SBC extreme cooling: the quest for more power

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Dirk Broer
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#1 SBC extreme cooling: the quest for more power

Post by Dirk Broer » Tue Nov 17, 2020 9:59 pm

52Pi -sometimes written as S2Pi- are developing themselves as the Noctua of SBC cooling: High-end air coolers with good performance.
Image
After we had the Ice Tower cooler for the Raspberry Pi that shaves some 30°C off the Pi's operating temperature we got a specialized 4-pin Nvidia Jetson Nano cooler featuring a far bigger cooling block and two heat pipes, that even managed to shave some 40°C off the Nano's operating temperature!Image
As it uses a 4pin fan, just imagine what a 2cm thick Noctua 40mm 5V fan could do..
Their lastest SBC cooling product is a 2-pin low-profile Pi cooler, looking (at first glance) very much like the Nano cooler, but with a far smaller cooling block and a thinner radiator, that manages to keep the Raspberry Pi's just a tad cooler than the 'big tower' model can -partly due to blowing air down over the board itself too. Gone however is the possibility to add a second fan in push-pull combination.
Image
What does this have to do with a quest for power? The most capable 32-bit ARM SOCs are eight-cores that all suffer the same problem: overheating and hence down throttling.
My Odroid-XU4's Samsung Exynos 5422 SOC sometimes runs as slow as 1100/1000 MHz due to down throttling, while it can do 2000MHz/1400Mhz on its Cortex-A15 respectively Cortex-A7 cores. And the same holds, due to less cooling, even more true for the Cortex-A15/A7 equipped Allwinner A80 in my Cubieboard 4's, that is advertised at the same speeds as the Odroid-XU4. It surely holds true for the [standard] totally un-cooled Allwinner A83T Cortex-A7 Octa-Core of the Banana Pi M3, that is supposed to run at 1800 MHz: all three octa-cores will overheat and throttle down. I have yet to hear of an enthusiastic Banana Pi M3 user on that account.

So we need more cooling, and 52Pi is going to supply it. It is just that they themselves do not know it yet. I will try to tie-wrap my way into getting their low-profile ice-tower cooler securely onto my Odroid-XU4 and my Cubieboard 4, as the normal way of fitting them will not work. I'll keep you informed.

P.S. These coolers might do great on your Frankendroids as well.....
Last edited by Dirk Broer on Sun Nov 22, 2020 10:37 am, edited 2 times in total.
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#2 Re: SBC extreme cooling: the quest for more power

Post by Dirk Broer » Wed Nov 18, 2020 2:49 pm

Can you get better cooling than with the Out-Of-the-Box (OOB) solutions of 52PI? Yes, but it takes some out-of-the-box thinking to make a Do-It-Yourself (DIY) extreme cooler.
When searching for '52pi Ice Tower' in Google I came across 'Sub-20$ DIY Cooler DESTROYS 52pi Ice Tower', so before you mod your Frankendroid to take a 52Pi cooler, first read this.
The bloke who wrote it had thought of using a cheap Chinese northbridge cooler for PC mainboards when he couldn't find the holy grail of chipset cooling: the discontinued Noctua NC-U6.
If you happen to have one lying around: grab it and use it, either on a SBC or on a X570 mobo -or sell it.

The contraption built looks like this: Image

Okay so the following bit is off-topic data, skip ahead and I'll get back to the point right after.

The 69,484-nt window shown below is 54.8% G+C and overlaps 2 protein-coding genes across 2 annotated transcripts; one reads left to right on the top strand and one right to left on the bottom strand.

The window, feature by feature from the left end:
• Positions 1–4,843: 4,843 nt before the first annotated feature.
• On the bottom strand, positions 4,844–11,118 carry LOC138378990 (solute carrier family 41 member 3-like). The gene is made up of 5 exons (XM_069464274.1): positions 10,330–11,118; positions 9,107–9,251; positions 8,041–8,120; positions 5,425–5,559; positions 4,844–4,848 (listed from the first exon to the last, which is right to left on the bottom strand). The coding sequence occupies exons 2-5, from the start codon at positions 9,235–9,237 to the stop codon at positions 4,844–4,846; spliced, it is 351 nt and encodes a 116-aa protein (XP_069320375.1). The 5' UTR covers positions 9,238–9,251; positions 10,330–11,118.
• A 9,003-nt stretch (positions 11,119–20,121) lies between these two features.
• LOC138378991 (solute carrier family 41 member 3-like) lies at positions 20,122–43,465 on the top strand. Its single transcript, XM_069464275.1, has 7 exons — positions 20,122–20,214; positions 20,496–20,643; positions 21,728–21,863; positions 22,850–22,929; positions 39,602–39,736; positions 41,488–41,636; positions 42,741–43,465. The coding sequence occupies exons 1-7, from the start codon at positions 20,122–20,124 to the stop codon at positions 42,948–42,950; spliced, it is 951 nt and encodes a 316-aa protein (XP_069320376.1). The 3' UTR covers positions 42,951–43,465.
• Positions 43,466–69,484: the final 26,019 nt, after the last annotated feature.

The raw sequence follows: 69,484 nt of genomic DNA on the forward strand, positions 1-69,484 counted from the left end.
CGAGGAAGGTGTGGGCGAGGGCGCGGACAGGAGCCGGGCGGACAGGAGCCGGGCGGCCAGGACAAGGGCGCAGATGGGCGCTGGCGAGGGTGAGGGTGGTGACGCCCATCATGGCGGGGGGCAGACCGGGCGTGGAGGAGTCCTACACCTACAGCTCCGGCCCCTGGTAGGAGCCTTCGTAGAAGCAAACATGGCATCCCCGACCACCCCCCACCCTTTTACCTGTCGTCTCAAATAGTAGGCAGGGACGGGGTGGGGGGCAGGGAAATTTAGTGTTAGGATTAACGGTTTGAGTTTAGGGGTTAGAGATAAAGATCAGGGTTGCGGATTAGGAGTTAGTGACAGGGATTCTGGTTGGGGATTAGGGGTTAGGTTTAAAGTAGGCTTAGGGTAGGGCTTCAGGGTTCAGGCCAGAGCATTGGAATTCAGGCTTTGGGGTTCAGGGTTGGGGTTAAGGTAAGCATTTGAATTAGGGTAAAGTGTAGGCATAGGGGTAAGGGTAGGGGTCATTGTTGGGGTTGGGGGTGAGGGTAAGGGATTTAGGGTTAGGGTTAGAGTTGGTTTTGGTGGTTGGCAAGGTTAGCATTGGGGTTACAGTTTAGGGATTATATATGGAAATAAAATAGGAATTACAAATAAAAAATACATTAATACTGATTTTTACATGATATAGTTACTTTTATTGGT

Cooling performance was like this:Image
I'll keep looking for more extreme solutions...

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#3 Re: SBC extreme cooling: the quest for more power

Post by Dirk Broer » Thu Nov 26, 2020 4:57 pm

Phase one is about to begin: my low-profile Ice Tower (more like an Ice Plateau) coolers have arrived and are mounted,
all I need now is a new OS for the Odroid-XU4 -which trashes the SD cards when overheating- and a PSU for my CubieBoard 4.

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#4 Re: SBC extreme cooling: the quest for more power

Post by Miklos M » Thu Nov 26, 2020 8:07 pm

Dirk Broer wrote:
Thu Nov 26, 2020 4:57 pm
Phase one is about to begin: my low-profile Ice Tower (more like an Ice Plateau) coolers have arrived and are mounted,
all I need now is a new OS for the Odroid-XU4 -which trashes the SD cards when overheating- and a PSU for my CubieBoard 4.
Can this type of coolers be used in a regular desk top computer somehow? I am having several issues with heat. :?
Image

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#5 Re: SBC extreme cooling: the quest for more power

Post by Dirk Broer » Thu Nov 26, 2020 11:42 pm

Miklos M wrote:
Thu Nov 26, 2020 8:07 pm
Dirk Broer wrote:
Thu Nov 26, 2020 4:57 pm
Phase one is about to begin: my low-profile Ice Tower (more like an Ice Plateau) coolers have arrived and are mounted,
all I need now is a new OS for the Odroid-XU4 -which trashes the SD cards when overheating- and a PSU for my CubieBoard 4.
Can this type of coolers be used in a regular desk top computer somehow? I am having several issues with heat. :?
If you suspect the chipset of these board(s) of reaching too high temperatures, you can use either an Ice Tower Cooler -might have troubles fastening- or use a big chipset cooler with heatpipe(s).
Pity that most of the better ones are out-of-production (OOP), but the KKmoon-HB802 seems a good alternative, especially when coupled to a 80mm Noctua fan.
Motherboards generally won't have 5V pins for fans as needed for the Ice Towers, but 12 volt pins, just as most 80mm fans you can buy/order.

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#6 Re: SBC extreme cooling: the quest for more power

Post by scole of TSBT » Fri Nov 27, 2020 12:28 am

Miklos M wrote:
Thu Nov 26, 2020 8:07 pm
Can this type of coolers be used in a regular desk top computer somehow? I am having several issues with heat. :?